UN Slams Israeli Settlements for Violating Palestinians' Rights

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By Gianluca Mezzofiore | January 31, 2013 10:05 PM EST

A UN fact-finding mission has urged Israel to stop settlement expansion and withdraw all Jewish settlers from the occupied West Bank, claiming it breaches multiple human rights of the Palestinians.

Israeli policies of "dispossessions, evictions, demolitions and displacement from lands" have been slammed by a report from the inquiry team, led by French judge Christine Chanet.

The most egregious violations of humanitarian and international law concern the denial of the right to self-determination and systemic discrimination against the Palestinian people, according to the inquiry members.

They add that the system of segregation, supported by military and law enforcement controls, contravenes the 1949 Geneva Conventions that ban the transfer of civilian populations into occupied territory.

The breach of law could amount to war crimes that fall under the jurisdiction of the International Criminal Court (ICC) according to the Rome Statute.

"Israel must, in compliance with article 49 of the Fourth Geneva Convention, cease all settlement activities without preconditions. It must immediately initiate a process of withdrawal of all settlers from the OPT [occupied Palestinian territories]," said Chanet.

"We are today calling on the government of Israel to ensure full accountability for all violations, put an end to the policy of impunity and to ensure justice for all victims," said Asma Jahangir, member of the UN mission from Pakistan.

Israel has not collaborated with the investigation set up by the Human Rights Council last March to examine the impact of settlements in the territory, including East Jerusalem. Israel says the forum has an inherent bias against it and defends its settlement policy by citing historical and biblical links to the West Bank.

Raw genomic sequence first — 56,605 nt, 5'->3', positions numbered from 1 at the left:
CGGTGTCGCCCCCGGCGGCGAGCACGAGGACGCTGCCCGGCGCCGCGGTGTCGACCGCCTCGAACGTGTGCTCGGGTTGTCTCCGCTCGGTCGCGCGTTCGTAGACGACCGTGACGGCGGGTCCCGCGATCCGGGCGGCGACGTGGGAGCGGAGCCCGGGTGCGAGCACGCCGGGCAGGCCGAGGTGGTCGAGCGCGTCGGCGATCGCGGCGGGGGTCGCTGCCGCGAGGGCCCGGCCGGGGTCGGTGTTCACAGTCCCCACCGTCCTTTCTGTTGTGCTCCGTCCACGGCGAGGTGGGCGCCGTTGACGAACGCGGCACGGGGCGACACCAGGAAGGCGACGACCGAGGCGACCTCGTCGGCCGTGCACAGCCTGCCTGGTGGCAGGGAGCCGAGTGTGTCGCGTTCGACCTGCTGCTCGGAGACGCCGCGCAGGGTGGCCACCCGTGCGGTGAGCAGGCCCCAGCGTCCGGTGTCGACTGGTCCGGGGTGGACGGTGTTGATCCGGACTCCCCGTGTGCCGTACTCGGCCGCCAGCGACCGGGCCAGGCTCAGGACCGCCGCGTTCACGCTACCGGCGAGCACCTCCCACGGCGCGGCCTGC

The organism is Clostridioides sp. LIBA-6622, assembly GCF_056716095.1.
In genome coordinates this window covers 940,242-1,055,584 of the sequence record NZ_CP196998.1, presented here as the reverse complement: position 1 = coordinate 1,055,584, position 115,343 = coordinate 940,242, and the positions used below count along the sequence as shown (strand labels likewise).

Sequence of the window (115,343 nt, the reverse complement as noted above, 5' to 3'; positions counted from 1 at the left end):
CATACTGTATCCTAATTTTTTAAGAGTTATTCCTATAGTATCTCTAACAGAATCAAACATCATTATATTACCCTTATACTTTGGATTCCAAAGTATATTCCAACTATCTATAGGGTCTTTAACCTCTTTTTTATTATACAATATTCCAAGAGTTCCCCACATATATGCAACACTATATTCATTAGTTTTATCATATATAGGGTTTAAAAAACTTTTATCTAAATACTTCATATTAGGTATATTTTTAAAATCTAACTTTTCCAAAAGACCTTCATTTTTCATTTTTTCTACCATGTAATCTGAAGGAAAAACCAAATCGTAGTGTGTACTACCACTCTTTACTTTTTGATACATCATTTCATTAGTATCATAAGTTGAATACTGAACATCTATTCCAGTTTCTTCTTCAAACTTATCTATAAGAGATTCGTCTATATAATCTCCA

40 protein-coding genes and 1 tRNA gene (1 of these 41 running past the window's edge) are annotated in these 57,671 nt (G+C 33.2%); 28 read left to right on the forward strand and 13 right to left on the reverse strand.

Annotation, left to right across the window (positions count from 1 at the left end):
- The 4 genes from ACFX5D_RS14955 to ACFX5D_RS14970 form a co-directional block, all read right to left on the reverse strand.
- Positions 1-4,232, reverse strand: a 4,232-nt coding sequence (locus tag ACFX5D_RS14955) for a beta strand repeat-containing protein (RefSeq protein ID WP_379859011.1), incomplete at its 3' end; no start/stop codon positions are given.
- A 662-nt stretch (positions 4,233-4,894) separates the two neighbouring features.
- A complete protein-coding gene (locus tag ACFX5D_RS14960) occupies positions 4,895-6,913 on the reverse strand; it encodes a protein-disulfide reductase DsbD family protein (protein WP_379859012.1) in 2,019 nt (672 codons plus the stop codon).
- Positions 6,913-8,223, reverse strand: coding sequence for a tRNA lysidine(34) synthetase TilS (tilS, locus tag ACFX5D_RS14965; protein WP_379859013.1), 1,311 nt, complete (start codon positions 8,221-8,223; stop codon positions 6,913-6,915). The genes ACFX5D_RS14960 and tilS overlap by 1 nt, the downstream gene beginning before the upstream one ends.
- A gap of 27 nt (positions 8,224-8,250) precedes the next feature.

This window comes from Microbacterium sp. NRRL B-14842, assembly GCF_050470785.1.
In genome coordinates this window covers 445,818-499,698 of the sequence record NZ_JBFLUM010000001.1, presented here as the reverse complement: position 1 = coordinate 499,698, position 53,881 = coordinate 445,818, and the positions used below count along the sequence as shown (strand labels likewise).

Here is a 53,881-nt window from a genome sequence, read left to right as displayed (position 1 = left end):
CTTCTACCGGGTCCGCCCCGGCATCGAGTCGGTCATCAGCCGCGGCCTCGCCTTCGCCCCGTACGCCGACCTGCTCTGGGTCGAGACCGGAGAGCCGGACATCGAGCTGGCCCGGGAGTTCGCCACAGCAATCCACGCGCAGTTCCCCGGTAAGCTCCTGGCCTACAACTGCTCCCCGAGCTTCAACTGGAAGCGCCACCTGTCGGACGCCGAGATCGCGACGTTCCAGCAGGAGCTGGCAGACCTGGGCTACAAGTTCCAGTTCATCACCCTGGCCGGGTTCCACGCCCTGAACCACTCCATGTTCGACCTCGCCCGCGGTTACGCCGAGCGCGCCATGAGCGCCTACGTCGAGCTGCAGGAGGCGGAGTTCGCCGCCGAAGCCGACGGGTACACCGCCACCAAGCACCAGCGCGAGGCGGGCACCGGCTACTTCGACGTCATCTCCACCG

Israel has transferred approximately 8 percent of its citizens into the occupied Palestinian territories since the 1970s. The Israeli government embarked upon an open policy of "planning, construction, development, consolidation and encouragement of settlements" in 1967.

The settlements have severed territorial continuity between Palestinian communities and created a dozen enclaves in the West Bank. Palestinians are also barred from accessing their natural resources: 86 percent of the Jordan Valley and the Dead Sea is under the de facto jurisdiction of the settlers.

The UN report also states that the lack of accountability "permeates all types of acts of violence committed by Israeli settlers against property and persons". According to Israeli NGO Yesh Din, of 869 cases of violence against the Palestinians between 2005 and 2012, over 91 percent of all are closed without an indictment being served.

Palestinians are also subject to arbitrary arrest and detention, including administrative detention and mass arrests. Over 700,000 Palestinians have been detained in Israel since the start of the occupation. Among them, several children have been arrested in villages near a settlement.

The UN report also investigated the settlers' 'price-tag' attacks, aimed at extorting a price from the Palestinian population living close to settlements for political reasons. The purpose is to provoke Palestinians and the Israeli authorities alike, to maintain the status quo.

An-Najah university has examined 119 price-tag incidents, which include vandalism and racist graffiti, from 2008 and 2012. 

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